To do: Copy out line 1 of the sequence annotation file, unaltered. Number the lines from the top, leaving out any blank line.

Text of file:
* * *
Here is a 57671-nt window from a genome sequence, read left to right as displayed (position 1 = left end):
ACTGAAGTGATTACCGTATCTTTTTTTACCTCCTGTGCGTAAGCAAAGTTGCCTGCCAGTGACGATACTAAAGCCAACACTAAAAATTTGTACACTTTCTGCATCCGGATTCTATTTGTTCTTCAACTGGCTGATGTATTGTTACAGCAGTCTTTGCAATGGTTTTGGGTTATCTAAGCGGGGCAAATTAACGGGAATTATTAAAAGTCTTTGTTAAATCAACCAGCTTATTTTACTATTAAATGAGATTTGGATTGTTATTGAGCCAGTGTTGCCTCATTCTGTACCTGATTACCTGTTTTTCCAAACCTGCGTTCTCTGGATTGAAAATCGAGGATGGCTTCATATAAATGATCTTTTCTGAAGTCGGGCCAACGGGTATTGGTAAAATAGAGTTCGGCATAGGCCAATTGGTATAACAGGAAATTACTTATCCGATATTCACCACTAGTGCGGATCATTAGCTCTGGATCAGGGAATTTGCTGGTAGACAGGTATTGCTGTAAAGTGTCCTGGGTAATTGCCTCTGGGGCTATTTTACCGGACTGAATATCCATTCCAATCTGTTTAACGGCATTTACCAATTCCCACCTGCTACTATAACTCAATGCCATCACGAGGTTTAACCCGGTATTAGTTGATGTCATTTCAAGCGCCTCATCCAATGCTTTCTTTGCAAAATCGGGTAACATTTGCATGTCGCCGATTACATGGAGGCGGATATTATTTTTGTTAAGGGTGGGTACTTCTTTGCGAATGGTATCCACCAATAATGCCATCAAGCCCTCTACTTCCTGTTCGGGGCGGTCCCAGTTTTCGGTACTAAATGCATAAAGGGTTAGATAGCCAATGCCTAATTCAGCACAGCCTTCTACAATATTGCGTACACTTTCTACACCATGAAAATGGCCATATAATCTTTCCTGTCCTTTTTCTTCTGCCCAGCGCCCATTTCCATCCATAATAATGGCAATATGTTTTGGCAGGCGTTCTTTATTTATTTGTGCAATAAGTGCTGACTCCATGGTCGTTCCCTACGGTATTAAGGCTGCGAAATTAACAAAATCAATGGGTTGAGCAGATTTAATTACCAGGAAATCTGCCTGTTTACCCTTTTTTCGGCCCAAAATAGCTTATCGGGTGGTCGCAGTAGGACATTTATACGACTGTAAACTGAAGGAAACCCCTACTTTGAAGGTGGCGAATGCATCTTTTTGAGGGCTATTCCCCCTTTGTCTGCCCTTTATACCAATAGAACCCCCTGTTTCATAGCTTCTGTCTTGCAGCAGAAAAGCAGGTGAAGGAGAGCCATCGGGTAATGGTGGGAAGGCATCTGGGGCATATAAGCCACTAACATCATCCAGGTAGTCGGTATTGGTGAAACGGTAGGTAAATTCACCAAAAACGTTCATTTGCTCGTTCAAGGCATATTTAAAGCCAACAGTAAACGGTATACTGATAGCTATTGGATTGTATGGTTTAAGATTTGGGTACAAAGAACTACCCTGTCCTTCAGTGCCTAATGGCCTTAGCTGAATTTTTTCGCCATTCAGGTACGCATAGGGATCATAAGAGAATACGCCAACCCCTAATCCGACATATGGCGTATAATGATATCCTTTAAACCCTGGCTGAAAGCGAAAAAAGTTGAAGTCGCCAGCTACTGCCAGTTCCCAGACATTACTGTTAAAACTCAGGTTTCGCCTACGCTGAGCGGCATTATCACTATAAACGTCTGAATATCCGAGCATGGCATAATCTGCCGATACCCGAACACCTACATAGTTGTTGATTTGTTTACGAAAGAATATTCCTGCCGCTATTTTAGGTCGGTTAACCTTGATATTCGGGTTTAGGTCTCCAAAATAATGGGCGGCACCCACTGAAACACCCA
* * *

Here is a 57671-nt window from a genome sequence, read left to right as displayed (position 1 = left end):